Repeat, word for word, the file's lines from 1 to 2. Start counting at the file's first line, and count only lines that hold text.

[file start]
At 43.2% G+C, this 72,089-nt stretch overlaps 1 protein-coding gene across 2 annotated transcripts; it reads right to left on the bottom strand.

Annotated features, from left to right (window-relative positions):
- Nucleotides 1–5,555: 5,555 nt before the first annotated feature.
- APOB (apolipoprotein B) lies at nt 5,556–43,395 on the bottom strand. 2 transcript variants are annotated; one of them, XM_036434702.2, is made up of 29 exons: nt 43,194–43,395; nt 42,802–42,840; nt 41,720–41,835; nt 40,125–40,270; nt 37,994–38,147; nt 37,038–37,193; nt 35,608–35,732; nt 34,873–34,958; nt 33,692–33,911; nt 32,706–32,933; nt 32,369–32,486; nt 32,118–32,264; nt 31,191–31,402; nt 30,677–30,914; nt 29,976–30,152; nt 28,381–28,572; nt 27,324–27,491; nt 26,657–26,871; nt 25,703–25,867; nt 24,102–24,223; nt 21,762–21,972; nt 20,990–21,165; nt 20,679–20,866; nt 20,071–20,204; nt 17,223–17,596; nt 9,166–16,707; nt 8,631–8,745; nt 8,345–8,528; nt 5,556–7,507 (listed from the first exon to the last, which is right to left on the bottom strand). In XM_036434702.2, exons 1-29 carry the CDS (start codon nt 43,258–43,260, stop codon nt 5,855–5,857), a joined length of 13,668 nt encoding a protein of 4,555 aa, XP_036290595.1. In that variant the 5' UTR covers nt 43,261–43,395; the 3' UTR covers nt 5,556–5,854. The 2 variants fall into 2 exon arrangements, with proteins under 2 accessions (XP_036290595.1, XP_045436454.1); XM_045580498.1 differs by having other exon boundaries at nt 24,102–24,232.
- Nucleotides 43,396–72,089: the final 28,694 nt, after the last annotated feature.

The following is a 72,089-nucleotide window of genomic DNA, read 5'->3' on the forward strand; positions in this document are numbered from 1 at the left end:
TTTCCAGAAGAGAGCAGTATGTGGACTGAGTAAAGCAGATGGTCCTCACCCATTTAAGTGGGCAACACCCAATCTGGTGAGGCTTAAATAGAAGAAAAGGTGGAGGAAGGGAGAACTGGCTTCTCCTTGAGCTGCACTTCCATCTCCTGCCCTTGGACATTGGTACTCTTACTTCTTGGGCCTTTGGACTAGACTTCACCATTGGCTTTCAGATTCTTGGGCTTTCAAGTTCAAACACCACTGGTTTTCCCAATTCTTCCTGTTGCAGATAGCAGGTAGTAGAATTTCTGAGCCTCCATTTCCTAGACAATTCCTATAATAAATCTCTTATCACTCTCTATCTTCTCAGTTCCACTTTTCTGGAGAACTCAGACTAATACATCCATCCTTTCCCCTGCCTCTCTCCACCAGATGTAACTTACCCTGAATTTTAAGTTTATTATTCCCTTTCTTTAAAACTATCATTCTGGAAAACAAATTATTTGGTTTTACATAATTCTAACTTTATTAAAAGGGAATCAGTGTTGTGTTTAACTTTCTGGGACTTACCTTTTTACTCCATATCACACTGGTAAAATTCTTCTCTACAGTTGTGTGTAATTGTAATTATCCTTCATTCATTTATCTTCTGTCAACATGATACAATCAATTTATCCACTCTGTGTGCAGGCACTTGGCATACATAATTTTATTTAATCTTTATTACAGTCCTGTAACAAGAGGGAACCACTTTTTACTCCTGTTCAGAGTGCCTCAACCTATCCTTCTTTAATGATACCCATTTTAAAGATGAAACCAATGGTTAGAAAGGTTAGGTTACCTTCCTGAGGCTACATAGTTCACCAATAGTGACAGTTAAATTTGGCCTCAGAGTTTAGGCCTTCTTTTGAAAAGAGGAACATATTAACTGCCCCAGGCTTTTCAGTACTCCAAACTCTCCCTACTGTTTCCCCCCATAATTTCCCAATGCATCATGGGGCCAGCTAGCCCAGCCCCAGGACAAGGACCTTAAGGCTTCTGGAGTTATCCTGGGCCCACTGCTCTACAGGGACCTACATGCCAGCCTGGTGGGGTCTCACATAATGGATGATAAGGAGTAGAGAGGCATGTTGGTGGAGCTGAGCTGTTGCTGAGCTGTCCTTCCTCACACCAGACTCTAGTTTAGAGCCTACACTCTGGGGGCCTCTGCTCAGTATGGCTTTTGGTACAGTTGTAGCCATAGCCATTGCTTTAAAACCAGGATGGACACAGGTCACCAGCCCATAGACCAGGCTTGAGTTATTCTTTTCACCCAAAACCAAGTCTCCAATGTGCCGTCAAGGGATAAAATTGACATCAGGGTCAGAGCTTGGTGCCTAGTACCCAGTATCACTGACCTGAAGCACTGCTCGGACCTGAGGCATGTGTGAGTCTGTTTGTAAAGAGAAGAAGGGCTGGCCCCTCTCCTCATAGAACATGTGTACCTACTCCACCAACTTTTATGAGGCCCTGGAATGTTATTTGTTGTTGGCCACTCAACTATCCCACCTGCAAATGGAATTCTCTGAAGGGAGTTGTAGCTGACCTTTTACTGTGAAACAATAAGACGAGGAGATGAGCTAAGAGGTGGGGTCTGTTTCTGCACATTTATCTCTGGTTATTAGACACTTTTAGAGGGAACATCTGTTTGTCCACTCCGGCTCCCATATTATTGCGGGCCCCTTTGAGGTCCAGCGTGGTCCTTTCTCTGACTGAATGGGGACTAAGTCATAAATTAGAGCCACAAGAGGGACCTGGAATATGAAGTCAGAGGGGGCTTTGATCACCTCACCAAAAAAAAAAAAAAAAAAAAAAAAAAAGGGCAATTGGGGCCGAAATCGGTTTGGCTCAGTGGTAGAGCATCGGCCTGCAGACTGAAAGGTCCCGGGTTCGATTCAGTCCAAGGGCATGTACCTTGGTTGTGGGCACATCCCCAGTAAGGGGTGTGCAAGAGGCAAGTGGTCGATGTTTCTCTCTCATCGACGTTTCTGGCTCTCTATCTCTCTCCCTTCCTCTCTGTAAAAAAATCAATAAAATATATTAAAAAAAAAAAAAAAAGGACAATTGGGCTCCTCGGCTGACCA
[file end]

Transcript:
At 43.2% G+C, this 72,089-nt stretch overlaps 1 protein-coding gene across 2 annotated transcripts; it reads right to left on the bottom strand.

Annotated features, from left to right (window-relative positions):